This is another reason not to allow a dog to eat them off a blueberry bush—they can easily eat these plant parts and inadvertently harm themselves.
“Dogs should not eat any plant parts of the berries. Leaves, stems—it is just unnecessary,” says Dr. Hodges.
She says leaves and stems are virtually indigestible, meaning eating them is likely to cause some digestive symptoms. She adds that stems and other hard or sharp plant parts can also damage the gastrointestinal tract.
Can dogs eat dried, processed, or preserved blueberries or blueberry juice?
All the experts agree that when it comes to feeding dogs berries, steer clear of blueberry-containing or flavored products.
Products like blueberry juices or preserves, canned or stewed blueberries, and other processed blueberry products usually contain loads of sugar.
They can also contain chemicals and other additives not listed on the package, including ingredients toxic to dogs, such as types of alcohol.
Blueberry juice is especially bad for dogs because it contains more sugar than fresh blueberries but usually almost none of the nutrition.
“To be frank, I would hope a dog is [only] getting dried, cooked, canned, preserved, or juiced varieties by accident,” says Dr. Brown-Bury.
She says there is simply no need to give dogs these products, especially considering the health risks they may pose.
Aside from excess sugar and other additives, blueberry products may be mixed with or exposed to foods toxic to dogs, particularly grapes and raisins, says Dr. Brown-Bury.
A word about xylitol
Never let dogs eat blueberry-flavored products with low-sugar labels or artificial sweeteners, experts say.
They carry the risk of containing xylitol, a compound toxic to dogs. Xylitol can cause low blood sugar levels and liver failure in dogs.
Other tips for feeding dogs blueberries
The experts say to only feed dogs fresh or frozen blueberries. As with all fruits and vegetables, blueberries should be thoroughly washed to remove pesticides or other chemicals before they are fed to a dog.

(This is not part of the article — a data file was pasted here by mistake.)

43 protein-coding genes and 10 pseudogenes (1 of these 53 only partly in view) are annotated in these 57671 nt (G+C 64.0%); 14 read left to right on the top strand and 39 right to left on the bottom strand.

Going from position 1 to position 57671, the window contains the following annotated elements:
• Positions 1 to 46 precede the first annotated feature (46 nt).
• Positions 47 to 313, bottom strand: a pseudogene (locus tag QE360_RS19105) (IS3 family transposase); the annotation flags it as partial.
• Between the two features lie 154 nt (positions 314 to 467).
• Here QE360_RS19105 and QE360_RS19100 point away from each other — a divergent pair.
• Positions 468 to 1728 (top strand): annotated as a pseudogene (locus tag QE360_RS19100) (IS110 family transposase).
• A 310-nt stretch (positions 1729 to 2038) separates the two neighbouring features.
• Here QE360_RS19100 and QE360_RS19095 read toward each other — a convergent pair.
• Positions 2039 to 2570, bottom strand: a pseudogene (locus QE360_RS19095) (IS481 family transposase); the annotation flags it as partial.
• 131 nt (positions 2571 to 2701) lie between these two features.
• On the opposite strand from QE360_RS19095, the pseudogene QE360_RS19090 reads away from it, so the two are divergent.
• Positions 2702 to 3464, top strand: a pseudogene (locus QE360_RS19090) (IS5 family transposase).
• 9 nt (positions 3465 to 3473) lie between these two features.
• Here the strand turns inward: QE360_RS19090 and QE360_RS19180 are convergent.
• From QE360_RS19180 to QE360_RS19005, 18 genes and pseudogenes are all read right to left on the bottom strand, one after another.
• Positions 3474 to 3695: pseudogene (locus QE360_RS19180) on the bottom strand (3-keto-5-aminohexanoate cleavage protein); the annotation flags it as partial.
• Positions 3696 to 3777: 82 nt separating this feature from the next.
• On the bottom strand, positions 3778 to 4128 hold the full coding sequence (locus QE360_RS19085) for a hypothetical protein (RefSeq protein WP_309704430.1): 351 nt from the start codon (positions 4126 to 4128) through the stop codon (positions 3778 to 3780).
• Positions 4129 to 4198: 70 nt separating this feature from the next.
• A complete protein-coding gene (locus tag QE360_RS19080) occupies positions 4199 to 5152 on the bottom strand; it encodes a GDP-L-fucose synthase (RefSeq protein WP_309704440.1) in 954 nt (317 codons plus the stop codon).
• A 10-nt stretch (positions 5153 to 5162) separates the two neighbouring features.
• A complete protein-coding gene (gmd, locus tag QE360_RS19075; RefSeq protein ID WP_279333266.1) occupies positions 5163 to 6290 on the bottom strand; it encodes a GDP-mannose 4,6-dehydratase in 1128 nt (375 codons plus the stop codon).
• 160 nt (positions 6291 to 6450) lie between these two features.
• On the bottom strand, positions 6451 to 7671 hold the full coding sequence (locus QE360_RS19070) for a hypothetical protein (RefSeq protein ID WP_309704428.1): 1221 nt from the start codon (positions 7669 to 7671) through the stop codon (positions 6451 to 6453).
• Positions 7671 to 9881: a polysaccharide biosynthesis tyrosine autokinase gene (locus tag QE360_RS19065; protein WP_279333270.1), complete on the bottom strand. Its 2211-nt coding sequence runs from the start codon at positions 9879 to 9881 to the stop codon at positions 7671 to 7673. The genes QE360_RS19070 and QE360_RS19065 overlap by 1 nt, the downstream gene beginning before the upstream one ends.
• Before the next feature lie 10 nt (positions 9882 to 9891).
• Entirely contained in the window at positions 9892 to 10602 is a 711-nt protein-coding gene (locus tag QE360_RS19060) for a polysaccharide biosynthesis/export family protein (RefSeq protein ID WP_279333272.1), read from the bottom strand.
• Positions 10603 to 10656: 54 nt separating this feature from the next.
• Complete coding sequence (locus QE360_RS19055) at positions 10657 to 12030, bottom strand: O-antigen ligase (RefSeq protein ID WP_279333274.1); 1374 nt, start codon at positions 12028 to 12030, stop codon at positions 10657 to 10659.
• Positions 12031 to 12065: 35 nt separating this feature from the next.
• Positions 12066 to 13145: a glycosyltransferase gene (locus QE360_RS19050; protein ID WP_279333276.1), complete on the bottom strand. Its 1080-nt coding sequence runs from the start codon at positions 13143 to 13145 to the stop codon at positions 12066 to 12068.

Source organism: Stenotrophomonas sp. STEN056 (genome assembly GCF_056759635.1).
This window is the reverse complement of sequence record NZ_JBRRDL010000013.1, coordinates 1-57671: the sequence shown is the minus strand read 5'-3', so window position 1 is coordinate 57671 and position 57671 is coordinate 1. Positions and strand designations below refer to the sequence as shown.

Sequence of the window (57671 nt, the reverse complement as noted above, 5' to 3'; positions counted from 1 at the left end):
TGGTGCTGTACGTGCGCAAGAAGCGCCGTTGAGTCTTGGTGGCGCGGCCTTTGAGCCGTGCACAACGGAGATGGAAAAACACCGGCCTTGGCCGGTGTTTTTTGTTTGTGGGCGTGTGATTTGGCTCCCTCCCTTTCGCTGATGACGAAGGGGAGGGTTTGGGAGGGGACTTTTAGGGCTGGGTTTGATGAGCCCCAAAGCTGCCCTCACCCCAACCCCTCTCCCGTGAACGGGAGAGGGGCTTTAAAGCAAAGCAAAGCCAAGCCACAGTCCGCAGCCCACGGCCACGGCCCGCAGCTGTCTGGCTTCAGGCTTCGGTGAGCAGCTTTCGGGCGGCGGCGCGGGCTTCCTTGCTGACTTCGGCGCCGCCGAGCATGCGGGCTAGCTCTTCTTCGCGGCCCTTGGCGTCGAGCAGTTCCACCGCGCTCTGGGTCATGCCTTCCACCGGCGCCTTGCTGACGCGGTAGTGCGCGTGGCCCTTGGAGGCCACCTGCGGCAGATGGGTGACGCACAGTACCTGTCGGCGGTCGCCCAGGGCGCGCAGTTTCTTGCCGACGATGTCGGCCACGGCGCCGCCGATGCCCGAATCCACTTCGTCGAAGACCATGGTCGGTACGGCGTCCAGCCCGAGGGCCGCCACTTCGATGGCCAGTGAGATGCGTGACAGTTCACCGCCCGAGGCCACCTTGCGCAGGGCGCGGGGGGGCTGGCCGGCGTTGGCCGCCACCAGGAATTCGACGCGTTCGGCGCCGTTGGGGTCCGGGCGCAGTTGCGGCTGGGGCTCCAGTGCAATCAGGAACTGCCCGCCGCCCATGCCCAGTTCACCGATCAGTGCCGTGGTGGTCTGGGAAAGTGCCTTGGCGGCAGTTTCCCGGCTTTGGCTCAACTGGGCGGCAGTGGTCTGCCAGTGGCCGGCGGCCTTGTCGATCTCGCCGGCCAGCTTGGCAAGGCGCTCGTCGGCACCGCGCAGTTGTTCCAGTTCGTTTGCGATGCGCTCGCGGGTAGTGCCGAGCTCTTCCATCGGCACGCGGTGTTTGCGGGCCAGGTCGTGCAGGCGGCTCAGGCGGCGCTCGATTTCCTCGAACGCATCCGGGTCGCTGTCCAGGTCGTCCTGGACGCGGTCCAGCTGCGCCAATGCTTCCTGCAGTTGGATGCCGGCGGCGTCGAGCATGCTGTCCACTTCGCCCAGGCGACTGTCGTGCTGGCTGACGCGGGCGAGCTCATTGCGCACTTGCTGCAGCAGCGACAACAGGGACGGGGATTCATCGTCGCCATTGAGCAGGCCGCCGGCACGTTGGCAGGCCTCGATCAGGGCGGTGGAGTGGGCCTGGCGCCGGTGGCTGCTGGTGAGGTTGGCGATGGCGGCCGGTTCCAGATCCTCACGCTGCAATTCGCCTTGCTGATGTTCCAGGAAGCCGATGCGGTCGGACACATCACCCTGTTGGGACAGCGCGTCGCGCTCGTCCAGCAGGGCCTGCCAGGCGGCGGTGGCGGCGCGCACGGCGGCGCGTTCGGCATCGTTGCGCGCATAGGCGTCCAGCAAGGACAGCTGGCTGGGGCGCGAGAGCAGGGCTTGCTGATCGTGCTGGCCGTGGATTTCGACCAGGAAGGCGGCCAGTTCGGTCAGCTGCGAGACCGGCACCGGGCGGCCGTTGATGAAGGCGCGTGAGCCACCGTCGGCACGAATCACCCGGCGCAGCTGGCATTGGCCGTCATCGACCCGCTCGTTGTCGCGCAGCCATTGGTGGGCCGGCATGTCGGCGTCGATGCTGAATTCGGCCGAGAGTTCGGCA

Blueberries are usually already a suitable size for a pup to swallow without the risk of any problems. But very small dogs or dogs prone to choking may need their blueberries cut up or mushed before they eat them.
As with any new food, gradually introduce blueberries into a dog’s diet to reduce the risk of any minor or serious side effects.
“Always start any new food item for your dog slowly for a few days to see if your dog has any gastrointestinal issues afterward or allergic reaction such as intense scratching or itching,” says Dr. Klein.
Fruits, nuts, and vegetables dogs should not eat
Many fruits and vegetables are safe for dogs to eat in moderation. But according to the Humane Society of the United States, a number of foods we humans enjoy are toxic or dangerous for dogs.
Avoid feeding your dog these unsafe foods:
- grapes and raisins
- onions, chives, and leeks
- cooking oils or butter
- most seasonings and salt
- macadamia nuts, walnuts, and almonds
- yeast dough
- plant and fruit seeds, pits, cores, skins, leaves, and stems
- citrus fruits
Next, find out if your dog can eat strawberries.
- American Kennel Club: "Can dogs eat blueberries"
- American Kennel Club: "Can dogs eat ice cream?"
- Barbara Hodges, DVM, director of advocacy and outreach for the Humane Society Veterinary Medical Association
- Canadian Journal of Veterinary Research: "Oxidative Stress and Food Supplementation With Antioxidants in Therapy Dogs"
- Jerry Klein, DVM, chief veterinary officer for the American Kennel Club
- Maggie Brown-Bury, DVM, the Newfoundland and Labrador Representative on for the Canadian Veterinary Medical Association council
- National Cancer Institute: "Antioxidants and Cancer Prevention"
- The Humane Society of the United States: "Foods That Can Be Poisonous to Pets"